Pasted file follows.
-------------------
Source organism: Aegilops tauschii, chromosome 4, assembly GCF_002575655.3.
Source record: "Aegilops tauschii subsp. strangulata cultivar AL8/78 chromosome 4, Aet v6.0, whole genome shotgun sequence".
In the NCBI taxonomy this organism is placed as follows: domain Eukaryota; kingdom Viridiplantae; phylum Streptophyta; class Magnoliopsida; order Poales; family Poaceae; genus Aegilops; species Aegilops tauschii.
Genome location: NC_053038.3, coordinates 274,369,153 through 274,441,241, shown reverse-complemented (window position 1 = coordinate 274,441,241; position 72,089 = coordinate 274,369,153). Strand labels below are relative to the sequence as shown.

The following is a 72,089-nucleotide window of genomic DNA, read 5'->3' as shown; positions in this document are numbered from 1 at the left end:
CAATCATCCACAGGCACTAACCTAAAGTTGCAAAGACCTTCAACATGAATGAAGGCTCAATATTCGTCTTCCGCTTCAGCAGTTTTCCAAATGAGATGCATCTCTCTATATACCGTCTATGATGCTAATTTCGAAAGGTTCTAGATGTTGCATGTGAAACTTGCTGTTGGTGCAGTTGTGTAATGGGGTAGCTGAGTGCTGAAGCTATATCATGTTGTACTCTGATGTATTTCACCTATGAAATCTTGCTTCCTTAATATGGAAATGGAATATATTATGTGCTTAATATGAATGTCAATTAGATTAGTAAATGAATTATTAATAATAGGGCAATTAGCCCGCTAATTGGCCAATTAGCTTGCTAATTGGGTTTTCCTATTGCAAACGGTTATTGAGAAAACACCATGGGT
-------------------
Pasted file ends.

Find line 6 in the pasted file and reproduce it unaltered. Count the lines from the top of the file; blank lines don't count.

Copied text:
CAATCATCCACAGGCACTAACCTAAAGTTGCAAAGACCTTCAACATGAATGAAGGCTCAATATTCGTCTTCCGCTTCAGCAGTTTTCCAAATGAGATGCATCTCTCTATATACCGTCTATGATGCTAATTTCGAAAGGTTCTAGATGTTGCATGTGAAACTTGCTGTTGGTGCAGTTGTGTAATGGGGTAGCTGAGTGCTGAAGCTATATCATGTTGTACTCTGATGTATTTCACCTATGAAATCTTGCTTCCTTAATATGGAAATGGAATATATTATGTGCTTAATATGAATGTCAATTAGATTAGTAAATGAATTATTAATAATAGGGCAATTAGCCCGCTAATTGGCCAATTAGCTTGCTAATTGGGTTTTCCTATTGCAAACGGTTATTGAGAAAACACCATGGGT